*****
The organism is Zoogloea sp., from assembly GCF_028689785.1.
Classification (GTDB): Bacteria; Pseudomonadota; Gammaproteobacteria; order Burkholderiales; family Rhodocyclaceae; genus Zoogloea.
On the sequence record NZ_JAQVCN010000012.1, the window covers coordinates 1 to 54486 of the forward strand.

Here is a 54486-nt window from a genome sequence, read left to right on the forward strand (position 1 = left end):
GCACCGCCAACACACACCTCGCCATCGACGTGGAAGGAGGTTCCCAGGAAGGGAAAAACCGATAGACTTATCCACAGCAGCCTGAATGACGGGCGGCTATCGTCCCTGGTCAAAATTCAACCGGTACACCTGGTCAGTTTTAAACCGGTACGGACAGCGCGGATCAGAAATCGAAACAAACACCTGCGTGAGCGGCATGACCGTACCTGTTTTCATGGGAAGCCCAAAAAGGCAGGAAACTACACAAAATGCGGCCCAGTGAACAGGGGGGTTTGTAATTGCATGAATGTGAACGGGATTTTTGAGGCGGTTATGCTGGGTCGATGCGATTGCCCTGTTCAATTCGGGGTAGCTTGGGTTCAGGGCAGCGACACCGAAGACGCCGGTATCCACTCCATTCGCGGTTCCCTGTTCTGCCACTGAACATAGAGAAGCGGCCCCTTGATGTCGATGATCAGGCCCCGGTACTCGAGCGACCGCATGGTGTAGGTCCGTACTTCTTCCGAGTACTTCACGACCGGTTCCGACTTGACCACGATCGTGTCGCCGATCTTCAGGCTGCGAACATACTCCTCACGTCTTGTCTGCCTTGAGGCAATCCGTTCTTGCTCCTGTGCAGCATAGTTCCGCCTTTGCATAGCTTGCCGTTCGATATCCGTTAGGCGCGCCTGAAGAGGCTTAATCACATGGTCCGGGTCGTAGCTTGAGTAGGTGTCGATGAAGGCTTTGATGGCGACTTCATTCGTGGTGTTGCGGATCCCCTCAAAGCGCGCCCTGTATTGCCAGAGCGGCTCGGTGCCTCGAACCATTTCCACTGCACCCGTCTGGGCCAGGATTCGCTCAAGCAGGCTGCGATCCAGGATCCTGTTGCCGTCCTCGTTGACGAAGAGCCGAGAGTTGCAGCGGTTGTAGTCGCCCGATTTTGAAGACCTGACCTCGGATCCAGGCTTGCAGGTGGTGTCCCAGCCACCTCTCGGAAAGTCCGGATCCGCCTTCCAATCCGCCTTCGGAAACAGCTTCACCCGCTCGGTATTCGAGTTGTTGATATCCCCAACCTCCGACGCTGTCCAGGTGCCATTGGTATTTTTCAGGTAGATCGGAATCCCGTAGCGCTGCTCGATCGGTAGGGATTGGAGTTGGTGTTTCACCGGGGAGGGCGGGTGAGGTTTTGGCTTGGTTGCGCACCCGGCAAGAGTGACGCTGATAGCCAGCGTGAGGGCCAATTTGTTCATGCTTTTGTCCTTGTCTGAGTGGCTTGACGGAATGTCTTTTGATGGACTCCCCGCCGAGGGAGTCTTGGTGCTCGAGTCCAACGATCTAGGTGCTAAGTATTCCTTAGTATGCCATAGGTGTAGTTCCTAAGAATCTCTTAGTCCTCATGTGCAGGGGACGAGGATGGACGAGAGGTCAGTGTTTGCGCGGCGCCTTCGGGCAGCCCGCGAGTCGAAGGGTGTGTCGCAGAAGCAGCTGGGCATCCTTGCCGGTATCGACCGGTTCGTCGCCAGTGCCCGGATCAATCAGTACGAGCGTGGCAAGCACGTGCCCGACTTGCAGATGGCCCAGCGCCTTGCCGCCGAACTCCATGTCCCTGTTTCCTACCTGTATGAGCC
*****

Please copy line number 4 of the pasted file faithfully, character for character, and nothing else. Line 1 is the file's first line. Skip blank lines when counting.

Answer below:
Here is a 54486-nt window from a genome sequence, read left to right on the forward strand (position 1 = left end):